The Stuff That Marriages Are Made Of
Coming out of a fifteen-minute wedding service in another church (not Orthodox), my brother-in-law commented: “In the Orthodox Church, you know you’re really married by the end, because they do stuff to you.”
That, in a nutshell, is the Orthodox theology of the Mystery of Matrimony!
I thought of his trenchant observation recently as I was attending a wedding elsewhere. It was a Christian wedding, though not a church wedding. The venue was a beautiful park. The whole event, all twenty minutes of it, was executed with class and modesty. Unlike many modern weddings, it was a serious affair, and the vows exchanged were quite traditional. The ceremony culminated much as a royal wedding would, with an official signing of the certificates by bride and groom, then by witnesses and officiant. It was joyful and lovely.
But it just felt so different from an Orthodox wedding. Because it was. An Orthodox wedding and other weddings are completely distinct events, spiritually speaking. In terms of legal paperwork, the results are the same: the couple leaves with a signed marriage license. But sacramentally, our wedding and their weddings are as different as day and night.
In a Catholic or Protestant wedding, what is happening? Two people are coming before God to make vows to each other. Long story short: it is the man and wife who make themselves to be married. The clergyperson is there to lead them through their paces; family and friends are invited to witness; and God is called upon to bless the promise-making. But the core idea is that marriage is a contract between two people that they will be spouses. As symbols of their binding covenant, they put rings on each other’s hands. This all might happen in a church; it is not God, though, but two humans who enact the marital state for themselves.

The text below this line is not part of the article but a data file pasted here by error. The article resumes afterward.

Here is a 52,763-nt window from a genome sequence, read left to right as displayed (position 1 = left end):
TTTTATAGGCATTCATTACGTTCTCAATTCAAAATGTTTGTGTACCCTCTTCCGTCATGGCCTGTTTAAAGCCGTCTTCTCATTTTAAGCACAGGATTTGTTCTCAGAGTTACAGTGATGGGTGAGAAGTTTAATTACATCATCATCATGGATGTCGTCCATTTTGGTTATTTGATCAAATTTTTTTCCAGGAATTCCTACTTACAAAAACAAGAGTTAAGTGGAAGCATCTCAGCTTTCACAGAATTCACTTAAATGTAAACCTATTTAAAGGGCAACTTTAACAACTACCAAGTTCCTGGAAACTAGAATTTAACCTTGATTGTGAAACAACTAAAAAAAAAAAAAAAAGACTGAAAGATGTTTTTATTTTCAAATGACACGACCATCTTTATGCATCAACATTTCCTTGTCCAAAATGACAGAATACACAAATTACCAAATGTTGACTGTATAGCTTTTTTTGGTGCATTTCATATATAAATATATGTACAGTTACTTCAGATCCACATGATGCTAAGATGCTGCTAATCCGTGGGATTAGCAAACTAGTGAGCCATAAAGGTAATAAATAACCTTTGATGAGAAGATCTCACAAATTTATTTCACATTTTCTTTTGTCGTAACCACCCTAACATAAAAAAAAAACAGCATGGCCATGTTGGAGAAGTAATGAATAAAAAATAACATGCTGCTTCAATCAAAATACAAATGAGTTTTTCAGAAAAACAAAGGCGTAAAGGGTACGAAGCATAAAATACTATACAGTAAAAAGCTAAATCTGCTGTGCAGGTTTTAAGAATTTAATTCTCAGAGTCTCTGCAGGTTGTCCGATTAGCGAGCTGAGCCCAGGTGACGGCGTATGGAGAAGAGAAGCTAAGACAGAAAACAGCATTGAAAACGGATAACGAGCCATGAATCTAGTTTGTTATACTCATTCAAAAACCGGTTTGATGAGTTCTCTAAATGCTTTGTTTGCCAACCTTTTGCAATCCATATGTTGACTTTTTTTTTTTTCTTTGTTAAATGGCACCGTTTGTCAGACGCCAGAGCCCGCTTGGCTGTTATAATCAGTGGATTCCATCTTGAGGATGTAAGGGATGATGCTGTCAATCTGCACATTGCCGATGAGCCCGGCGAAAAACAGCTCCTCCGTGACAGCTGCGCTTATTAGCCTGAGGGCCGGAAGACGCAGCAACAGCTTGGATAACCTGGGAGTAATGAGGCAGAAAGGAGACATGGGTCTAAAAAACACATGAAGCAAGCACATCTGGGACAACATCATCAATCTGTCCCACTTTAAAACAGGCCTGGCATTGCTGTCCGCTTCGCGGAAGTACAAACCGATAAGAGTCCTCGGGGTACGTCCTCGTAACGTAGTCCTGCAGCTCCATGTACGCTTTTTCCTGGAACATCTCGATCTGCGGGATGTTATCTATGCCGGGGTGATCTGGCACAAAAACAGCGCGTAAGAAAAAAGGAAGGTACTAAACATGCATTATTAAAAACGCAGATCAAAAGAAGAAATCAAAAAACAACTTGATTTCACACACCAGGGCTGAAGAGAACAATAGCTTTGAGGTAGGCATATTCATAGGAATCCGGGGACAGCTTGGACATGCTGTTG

In an Orthodox wedding it is altogether otherwise. What is the line that you hear over and over again? “What God has joined together, let not man put asunder.” In the Orthodox wedding service, the man and woman stand silent from beginning to end. They say nothing, promise nothing, agree to nothing. They do not make themselves married. God unites them in wedlock. God—acting through His clergy and people—puts the rings on their fingers, joins their hands in a clasp, crowns them with glory, gives them to share in the common cup, and leads them in their first steps together as man and wife. “Stuff” is done to them, by God, acting through members of the Church.
(And this is why we always have church weddings. We take the trouble to go to God’s house to ask for His blessings. We don’t go wherever we please and call out, “Yoo-hoo, Lord, get over here!”)
And after the ceremony is over and the guests on their way, then the paperwork is signed—not so that the couple can seal the deal, but simply to satisfy the record-keeping of the state. It is curious to note that for the ecclesiastical forms, only the signature of the sponsor is needed; there is no dotted line for the bride or groom to sign on! The tacit theological message is clear. This couple was married by God through the Church; they did not espouse themselves to each other. “What God has joined, let not man put asunder.”
It is for this reason that our Orthodox wedding service is somewhat longer than other churches’ services. How much time, after all, does it take for two people to exchange vows and sign the papers? You can pad it with some hymns and prayers, a couple of readings, a brief Bible study by the pastor on matrimony, some witty pointers on how to be a good spouse. But in the end you are just playing to an audience that is eager to get to the reception, or preaching to a couple too fraught with emotion to heed your great advice.
The Orthodox service, by contrast, is directed almost entirely to the hearing of God, not the couple, not the guests. Why? Well, one does not just knock on God’s door and say, “Bless this for us, would you?” In the Orthodox service, we come together to invoke God’s presence and favor, and to seek His action in joining the couple. There is no bold presumption that this all happens automatically. Every wedding is a fervent and humble request for God to do His work of uniting two imperfect people into a perfect union, just as He did in days of old.